I woke up on Saturday April 21st 2012 not knowing what to expect. Well, not exactly. Michael Eaton had been telling me for the last few years about the conference he helps organize called Kalamazoo X. How he hand selects the best speakers he’s heard throughout the previous year and asks them to come out to Kalamazoo and give a 30 minute talk for the single track conference. Unlike your typical technical conference, KalX is strictly about soft skills. The touchy-feely type of information that another human saying to you will have a far greater impact than simply reading printed words on a page.

So, I had the idea of Kalamazoo X in my head, but still had not actually experienced it; and since no one’s baby is ugly, I couldn’t exactly count on Mr. Eaton as a completely unbiased observer. So I was unsure exactly what lay a head as I walked towards the venue on that crisp, cold and deceiptively sunny Michigan morning.

Leaving the lying Sun’s ineffectual rays behind, I entered the classroom of the community college where the event was being held. As I began to pour a rejuvenating cup of coffee, I glanced around the room. As noted above, KalX is single track, so all attendees are in the same room for the duration of the event. Now, KalX is described as a conference, but at this point it’s small enough that it may be more accurately described as a gathering. Attendence numbers under hundred, leading to a very intimate feeling. Like being surrounded by a group of friends to hear other friends talk with you.

As Jeff Blankenburg took the stage, I should have known that there should have been no room in my mind for any lingering doubts. For the next thirty minutes he did a fantastic job of speaking on the topic of “How to Learn”. A big point of Jeff’s talk was how “time” and “priority” are fungible. That is, you can exchange priority for time. One of the notes I made was that “Stupid sometimes equals Great”, meaning that mistakes are wonderful things to be embraced as that is how knowledge is gained.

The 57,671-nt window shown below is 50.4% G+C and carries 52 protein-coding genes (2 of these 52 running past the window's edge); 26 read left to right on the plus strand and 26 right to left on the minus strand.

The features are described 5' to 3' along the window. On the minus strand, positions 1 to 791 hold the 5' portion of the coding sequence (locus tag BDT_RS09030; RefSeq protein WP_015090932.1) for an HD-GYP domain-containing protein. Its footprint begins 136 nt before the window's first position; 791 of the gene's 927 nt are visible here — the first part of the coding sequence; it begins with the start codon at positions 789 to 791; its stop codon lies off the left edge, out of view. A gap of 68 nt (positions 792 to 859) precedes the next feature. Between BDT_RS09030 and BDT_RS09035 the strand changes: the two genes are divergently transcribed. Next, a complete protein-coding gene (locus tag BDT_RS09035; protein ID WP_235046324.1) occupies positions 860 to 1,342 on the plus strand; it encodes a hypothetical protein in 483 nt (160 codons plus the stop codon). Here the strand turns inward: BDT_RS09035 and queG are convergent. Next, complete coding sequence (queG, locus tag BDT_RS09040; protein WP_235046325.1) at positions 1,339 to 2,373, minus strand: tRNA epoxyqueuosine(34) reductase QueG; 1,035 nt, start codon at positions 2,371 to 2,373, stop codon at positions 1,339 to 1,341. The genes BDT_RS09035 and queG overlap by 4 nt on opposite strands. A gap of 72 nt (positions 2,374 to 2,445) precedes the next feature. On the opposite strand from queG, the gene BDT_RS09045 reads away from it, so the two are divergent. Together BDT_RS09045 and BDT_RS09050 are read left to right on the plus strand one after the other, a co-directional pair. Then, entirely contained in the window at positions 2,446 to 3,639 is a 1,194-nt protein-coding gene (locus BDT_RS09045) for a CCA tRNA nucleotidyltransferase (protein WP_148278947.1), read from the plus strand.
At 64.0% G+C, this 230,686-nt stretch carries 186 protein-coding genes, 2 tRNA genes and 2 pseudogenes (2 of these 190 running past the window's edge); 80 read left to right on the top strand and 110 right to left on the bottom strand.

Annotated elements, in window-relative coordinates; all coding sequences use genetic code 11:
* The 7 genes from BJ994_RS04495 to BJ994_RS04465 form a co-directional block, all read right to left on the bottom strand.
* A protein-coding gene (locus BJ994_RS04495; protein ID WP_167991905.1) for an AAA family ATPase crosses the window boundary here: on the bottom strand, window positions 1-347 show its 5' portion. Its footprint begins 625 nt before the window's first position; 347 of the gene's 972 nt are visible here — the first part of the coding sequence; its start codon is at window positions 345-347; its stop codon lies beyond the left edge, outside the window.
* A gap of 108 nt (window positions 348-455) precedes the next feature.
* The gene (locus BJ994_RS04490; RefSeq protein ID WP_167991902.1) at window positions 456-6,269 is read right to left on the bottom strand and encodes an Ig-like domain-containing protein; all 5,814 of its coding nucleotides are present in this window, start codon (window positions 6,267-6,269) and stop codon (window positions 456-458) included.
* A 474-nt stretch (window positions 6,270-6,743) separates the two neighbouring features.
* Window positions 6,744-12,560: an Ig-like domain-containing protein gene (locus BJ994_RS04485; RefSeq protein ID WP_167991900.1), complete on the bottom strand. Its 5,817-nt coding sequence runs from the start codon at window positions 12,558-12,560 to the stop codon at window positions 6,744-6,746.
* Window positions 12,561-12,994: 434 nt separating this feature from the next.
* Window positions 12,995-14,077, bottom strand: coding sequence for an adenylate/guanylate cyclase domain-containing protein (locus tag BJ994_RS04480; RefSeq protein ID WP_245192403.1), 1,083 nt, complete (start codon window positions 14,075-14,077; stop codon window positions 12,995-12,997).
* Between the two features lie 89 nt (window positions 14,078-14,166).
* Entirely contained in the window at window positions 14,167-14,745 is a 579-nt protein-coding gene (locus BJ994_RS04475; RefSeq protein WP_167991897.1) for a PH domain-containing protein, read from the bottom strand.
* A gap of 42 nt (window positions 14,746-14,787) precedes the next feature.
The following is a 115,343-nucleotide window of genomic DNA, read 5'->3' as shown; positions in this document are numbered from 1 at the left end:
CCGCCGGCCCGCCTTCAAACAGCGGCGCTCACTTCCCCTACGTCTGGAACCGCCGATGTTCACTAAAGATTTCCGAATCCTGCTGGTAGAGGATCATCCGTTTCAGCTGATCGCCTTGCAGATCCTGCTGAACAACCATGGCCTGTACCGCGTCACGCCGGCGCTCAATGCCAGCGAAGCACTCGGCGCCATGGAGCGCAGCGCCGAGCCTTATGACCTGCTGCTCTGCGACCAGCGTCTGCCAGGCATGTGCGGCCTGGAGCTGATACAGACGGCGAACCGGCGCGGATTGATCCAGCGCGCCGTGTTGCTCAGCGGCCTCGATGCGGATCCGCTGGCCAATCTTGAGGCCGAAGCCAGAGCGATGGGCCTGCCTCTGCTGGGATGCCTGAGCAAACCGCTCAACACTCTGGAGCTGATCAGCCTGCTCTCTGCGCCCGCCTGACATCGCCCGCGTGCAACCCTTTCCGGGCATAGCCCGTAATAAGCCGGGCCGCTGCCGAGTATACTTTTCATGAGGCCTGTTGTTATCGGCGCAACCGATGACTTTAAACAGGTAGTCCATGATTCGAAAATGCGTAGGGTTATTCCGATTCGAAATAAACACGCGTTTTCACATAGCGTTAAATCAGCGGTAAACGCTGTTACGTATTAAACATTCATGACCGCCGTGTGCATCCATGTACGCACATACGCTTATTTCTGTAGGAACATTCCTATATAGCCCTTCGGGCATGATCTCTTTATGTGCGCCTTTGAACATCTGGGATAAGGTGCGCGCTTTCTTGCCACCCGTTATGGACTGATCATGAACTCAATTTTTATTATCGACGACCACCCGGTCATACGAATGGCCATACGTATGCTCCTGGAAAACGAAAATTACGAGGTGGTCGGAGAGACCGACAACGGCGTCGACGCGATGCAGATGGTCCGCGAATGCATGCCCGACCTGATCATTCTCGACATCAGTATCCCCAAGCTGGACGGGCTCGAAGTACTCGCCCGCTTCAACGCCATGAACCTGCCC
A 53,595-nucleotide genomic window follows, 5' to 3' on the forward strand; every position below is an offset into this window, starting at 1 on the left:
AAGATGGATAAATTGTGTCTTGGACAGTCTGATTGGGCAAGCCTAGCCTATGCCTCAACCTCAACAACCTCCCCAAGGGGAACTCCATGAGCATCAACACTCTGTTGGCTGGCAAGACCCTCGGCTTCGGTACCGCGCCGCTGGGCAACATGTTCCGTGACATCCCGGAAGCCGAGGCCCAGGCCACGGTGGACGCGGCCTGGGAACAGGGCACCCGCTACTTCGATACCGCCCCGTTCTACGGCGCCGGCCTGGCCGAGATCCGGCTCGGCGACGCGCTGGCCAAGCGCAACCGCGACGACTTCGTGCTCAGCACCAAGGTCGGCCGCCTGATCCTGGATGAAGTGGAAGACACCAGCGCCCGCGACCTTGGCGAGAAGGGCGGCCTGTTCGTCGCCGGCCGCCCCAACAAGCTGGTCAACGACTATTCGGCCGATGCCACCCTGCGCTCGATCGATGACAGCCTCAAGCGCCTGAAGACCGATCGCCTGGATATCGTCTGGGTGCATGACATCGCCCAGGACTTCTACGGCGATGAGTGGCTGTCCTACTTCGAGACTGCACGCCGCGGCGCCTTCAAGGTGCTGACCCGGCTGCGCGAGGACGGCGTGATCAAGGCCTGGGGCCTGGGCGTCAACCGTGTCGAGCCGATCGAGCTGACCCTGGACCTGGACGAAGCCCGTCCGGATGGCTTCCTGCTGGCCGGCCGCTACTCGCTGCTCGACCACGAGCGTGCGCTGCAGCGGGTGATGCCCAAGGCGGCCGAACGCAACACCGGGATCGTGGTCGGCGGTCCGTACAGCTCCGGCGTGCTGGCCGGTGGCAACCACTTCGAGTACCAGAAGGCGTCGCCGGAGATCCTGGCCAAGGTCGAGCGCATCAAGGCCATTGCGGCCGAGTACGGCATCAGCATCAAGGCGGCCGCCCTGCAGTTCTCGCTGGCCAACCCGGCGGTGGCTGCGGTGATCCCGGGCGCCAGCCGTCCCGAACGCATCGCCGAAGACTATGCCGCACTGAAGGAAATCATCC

Following up was Joe O’Brien on “People: The Missing Ingredient”. After hearing him talk about “Pragmatic Thinking And Learning” for about the billionth time, I finally broke down and bought myself a copy. Next was Laura Bergells with an excellent talk on the personality makeup of teams and how opposing personalities make a team complete, the idea of “Creative Tension” as opposed to stagnant “Groupthink”. Suzan Bond took center stage with an amazing talk on intuition, with a riveting lead-in story of how intuition saved her life. The ever entertaining Leon Gersing gave a interesting presentation titled “Going Gonzo” about pushing boundaries of the dominant culture. One of the notes I made from that talk still resonates with me today: “The pressure to be right leads to lack of wisdom.”

By this time, it was the middle of the day and it was time for a break. Lunch was a nice selection of box lunches. A decent enough meal and enough fuel to recharge for the second half of the day. Unbelievably this was only 50% of the talks so far!

After lunch was Tim Wingfield with a talk on “Your Career Is Yours”, a talk that surely resonated with a number of the students in the room. However there was a great deal of valuable reminders about what it means to have a career in Software Development for anyone of any level. Justin Searls took hit the proverbial stage with a talk that is marked in my notes as being SO AWESOME. The talk was titled “The Mythical Team-Month” and was a great sermon on the values of early failure with quick turn around. Jen Myers followed up with the talk “Developers Can’t Design and Other Myths”, a talk I had seen her give at CodeMash earlier in the year and which was still enlightening to see a second time. Elizabeth Naramore instructed us on “Dealing With Difficult People” by noting that it’s often a case if you having to deal with yourself. The always fascinating Alan Stevens finished off the day with “Making A Difference”, a creed on transforming the world by starting with ourselves. One of the quotes that stuck with my from that inspiring talk was “Armoring yourself is not brave. Bravery is taking your armor off”. That is, it is far braver to expose yourself than it is to hide yourself away.

Overall the number one theme at Kalamazoo X seemed to be that one must strive to subvert their natural defensive mechanisms. Hack your mind.

It’s really hard to describe with written word how inspiring and polished all these speakers were. All had amazing stage presence with excellent material delivered in clear and concise, yet entertaining ways. Any one of these talks would be a worthy keynote at any conference of any size. I hear rumors that videos of the talk may make their ways online, and I certainly hope this is the case. Not only because I hope others can be similarly enlightened, but also I’d really like to experience those talks over again!

Kalamazoo X is really a hidden gem of the midwest region conference scene, one I can’t believe I’ve skipped the past three years. Miss it at your own peril. I know I’ll be returning.